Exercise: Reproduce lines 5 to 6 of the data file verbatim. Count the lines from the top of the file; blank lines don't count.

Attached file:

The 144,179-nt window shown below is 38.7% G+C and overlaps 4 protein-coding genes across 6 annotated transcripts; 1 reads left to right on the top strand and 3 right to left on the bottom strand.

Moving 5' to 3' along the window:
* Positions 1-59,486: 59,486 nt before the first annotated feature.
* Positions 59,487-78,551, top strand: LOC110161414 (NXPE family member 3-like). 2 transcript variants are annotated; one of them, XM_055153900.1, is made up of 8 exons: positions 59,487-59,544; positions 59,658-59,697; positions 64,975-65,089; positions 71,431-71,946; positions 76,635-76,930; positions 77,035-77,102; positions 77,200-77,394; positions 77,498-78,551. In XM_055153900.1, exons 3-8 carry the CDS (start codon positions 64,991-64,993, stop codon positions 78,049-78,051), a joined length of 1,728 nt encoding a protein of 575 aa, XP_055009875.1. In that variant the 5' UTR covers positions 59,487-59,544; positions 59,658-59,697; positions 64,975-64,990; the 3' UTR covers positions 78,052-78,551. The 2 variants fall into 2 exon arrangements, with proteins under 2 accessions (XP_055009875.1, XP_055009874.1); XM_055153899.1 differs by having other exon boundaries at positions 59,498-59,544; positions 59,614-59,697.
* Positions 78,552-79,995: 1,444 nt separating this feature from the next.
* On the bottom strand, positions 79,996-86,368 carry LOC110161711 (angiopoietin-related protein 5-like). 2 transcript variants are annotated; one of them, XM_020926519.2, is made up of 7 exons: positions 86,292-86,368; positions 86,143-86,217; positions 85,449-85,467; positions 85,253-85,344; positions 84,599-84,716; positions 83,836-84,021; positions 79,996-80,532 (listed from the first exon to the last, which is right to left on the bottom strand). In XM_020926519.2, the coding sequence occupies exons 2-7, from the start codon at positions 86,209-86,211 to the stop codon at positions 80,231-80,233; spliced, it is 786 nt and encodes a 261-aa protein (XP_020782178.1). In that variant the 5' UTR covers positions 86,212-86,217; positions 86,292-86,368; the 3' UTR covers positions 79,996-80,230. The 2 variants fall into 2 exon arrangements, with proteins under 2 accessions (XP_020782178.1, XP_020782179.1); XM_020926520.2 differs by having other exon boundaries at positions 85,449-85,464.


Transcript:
* Positions 78,552-79,995: 1,444 nt separating this feature from the next.
* On the bottom strand, positions 79,996-86,368 carry LOC110161711 (angiopoietin-related protein 5-like). 2 transcript variants are annotated; one of them, XM_020926519.2, is made up of 7 exons: positions 86,292-86,368; positions 86,143-86,217; positions 85,449-85,467; positions 85,253-85,344; positions 84,599-84,716; positions 83,836-84,021; positions 79,996-80,532 (listed from the first exon to the last, which is right to left on the bottom strand). In XM_020926519.2, the coding sequence occupies exons 2-7, from the start codon at positions 86,209-86,211 to the stop codon at positions 80,231-80,233; spliced, it is 786 nt and encodes a 261-aa protein (XP_020782178.1). In that variant the 5' UTR covers positions 86,212-86,217; positions 86,292-86,368; the 3' UTR covers positions 79,996-80,230. The 2 variants fall into 2 exon arrangements, with proteins under 2 accessions (XP_020782178.1, XP_020782179.1); XM_020926520.2 differs by having other exon boundaries at positions 85,449-85,464.